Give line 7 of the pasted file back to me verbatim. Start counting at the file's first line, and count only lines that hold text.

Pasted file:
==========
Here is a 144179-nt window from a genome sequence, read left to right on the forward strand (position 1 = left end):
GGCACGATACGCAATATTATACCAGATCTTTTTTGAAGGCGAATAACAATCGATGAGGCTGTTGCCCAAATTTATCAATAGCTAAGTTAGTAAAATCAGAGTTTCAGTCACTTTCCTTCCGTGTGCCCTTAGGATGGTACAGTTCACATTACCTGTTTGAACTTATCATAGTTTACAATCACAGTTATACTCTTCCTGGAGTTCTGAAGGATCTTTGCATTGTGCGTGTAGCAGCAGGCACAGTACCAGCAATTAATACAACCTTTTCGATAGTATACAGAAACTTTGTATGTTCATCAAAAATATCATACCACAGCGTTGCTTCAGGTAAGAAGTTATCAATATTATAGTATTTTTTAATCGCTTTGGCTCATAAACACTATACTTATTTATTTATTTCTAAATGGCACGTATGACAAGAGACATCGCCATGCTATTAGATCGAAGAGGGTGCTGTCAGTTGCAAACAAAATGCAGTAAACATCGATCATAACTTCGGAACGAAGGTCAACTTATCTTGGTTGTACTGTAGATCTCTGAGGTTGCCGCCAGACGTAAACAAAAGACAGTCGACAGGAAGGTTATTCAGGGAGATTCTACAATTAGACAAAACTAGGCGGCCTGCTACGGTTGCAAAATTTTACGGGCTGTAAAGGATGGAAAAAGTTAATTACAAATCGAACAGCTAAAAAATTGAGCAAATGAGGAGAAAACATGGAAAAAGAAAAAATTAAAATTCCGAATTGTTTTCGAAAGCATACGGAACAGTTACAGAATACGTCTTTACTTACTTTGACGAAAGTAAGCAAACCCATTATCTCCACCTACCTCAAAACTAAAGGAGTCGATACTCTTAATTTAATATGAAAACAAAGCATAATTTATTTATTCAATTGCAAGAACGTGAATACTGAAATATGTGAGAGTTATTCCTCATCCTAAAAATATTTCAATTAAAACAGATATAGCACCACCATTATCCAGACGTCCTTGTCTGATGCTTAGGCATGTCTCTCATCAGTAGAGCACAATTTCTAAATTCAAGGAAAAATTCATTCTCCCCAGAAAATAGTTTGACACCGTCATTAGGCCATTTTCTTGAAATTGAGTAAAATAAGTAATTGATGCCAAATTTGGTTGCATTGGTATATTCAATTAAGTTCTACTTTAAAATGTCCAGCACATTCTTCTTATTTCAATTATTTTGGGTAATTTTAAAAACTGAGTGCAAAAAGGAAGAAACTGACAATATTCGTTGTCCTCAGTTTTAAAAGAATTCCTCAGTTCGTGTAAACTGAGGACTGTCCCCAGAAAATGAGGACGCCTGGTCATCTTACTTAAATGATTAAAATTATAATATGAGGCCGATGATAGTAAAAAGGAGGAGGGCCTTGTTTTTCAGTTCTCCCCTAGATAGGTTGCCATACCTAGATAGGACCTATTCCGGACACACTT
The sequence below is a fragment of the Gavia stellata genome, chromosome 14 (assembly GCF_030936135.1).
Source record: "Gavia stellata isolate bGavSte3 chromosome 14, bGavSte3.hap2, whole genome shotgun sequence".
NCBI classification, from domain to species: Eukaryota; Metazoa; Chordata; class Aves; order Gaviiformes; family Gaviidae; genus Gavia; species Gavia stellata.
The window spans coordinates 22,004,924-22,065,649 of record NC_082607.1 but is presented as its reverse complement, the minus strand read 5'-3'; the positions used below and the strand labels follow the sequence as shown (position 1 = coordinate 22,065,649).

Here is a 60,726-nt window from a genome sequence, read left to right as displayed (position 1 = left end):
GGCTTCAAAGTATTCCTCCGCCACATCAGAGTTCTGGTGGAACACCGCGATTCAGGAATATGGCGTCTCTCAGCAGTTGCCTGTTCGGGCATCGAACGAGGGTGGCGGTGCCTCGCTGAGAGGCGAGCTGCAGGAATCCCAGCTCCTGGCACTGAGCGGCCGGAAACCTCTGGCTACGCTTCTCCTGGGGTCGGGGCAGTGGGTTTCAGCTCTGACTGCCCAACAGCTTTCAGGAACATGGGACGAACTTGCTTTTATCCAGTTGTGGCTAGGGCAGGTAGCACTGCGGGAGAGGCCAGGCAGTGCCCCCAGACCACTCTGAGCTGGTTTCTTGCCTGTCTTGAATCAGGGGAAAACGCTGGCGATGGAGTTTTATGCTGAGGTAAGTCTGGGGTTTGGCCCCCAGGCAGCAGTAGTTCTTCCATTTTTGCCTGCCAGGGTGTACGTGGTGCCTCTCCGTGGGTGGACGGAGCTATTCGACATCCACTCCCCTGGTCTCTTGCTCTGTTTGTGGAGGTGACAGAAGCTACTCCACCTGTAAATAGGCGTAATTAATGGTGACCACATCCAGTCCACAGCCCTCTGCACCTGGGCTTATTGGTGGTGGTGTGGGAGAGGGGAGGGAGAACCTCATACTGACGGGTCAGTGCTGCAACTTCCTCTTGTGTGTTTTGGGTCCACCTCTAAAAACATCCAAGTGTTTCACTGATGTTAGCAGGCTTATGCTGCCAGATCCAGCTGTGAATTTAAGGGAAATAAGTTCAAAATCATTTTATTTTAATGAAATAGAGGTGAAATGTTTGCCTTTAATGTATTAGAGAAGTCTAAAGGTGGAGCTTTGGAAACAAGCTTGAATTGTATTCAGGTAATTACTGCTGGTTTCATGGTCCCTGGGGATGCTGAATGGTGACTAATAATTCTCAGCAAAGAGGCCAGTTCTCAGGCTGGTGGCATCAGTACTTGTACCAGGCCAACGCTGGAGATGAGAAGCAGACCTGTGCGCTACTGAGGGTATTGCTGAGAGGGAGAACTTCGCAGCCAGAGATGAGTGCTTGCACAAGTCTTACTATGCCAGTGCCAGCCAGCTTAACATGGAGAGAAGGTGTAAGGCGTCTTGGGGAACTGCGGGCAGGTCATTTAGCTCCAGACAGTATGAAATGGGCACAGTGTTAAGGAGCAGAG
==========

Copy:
Here is a 60,726-nt window from a genome sequence, read left to right as displayed (position 1 = left end):